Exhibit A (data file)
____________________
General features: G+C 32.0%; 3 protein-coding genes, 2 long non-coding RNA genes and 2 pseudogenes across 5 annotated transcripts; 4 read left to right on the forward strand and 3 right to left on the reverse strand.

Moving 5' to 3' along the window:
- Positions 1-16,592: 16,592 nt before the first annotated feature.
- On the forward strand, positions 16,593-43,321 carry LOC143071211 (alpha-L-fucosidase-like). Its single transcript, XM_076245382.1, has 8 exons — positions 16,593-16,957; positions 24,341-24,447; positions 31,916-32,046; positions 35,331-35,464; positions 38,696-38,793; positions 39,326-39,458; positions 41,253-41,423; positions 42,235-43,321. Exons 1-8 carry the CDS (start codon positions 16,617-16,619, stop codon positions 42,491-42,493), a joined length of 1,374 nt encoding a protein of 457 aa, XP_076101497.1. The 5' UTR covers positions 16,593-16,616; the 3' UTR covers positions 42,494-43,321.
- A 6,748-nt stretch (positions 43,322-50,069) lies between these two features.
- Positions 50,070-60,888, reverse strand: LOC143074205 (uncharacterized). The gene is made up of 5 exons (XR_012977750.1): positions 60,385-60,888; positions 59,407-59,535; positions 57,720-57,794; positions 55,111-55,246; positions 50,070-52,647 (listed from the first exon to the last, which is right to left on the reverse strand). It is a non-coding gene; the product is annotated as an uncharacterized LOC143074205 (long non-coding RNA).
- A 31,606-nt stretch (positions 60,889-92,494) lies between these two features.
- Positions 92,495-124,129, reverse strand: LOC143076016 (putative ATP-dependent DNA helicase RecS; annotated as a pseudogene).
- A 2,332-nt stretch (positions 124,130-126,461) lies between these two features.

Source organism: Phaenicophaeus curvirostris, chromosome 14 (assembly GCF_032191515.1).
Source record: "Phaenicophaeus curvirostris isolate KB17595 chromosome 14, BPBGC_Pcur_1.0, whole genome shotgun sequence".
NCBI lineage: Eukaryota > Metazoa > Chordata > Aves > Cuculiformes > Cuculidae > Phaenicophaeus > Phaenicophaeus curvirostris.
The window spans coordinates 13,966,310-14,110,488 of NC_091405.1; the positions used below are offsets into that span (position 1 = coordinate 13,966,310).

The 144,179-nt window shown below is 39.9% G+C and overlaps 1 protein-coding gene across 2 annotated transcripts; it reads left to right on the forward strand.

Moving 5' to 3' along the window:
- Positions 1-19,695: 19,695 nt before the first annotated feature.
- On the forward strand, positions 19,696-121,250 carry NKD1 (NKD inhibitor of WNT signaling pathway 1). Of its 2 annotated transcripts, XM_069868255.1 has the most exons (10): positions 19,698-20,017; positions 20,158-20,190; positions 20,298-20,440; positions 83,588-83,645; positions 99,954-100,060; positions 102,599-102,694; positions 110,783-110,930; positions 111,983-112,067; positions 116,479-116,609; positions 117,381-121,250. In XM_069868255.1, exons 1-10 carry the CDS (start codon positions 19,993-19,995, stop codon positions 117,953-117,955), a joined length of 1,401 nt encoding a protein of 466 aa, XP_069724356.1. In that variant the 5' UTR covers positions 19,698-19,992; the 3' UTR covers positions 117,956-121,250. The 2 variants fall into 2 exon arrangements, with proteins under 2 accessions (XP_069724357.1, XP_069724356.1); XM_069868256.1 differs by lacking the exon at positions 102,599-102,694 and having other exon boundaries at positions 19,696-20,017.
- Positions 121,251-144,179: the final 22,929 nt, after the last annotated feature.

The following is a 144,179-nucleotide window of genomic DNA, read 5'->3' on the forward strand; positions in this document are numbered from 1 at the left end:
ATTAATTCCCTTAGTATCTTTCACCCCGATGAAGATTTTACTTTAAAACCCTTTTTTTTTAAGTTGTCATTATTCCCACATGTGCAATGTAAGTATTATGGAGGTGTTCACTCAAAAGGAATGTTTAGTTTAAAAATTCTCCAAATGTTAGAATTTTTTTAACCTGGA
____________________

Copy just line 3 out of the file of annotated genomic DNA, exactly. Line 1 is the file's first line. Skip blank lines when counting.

- Positions 1-16,592: 16,592 nt before the first annotated feature.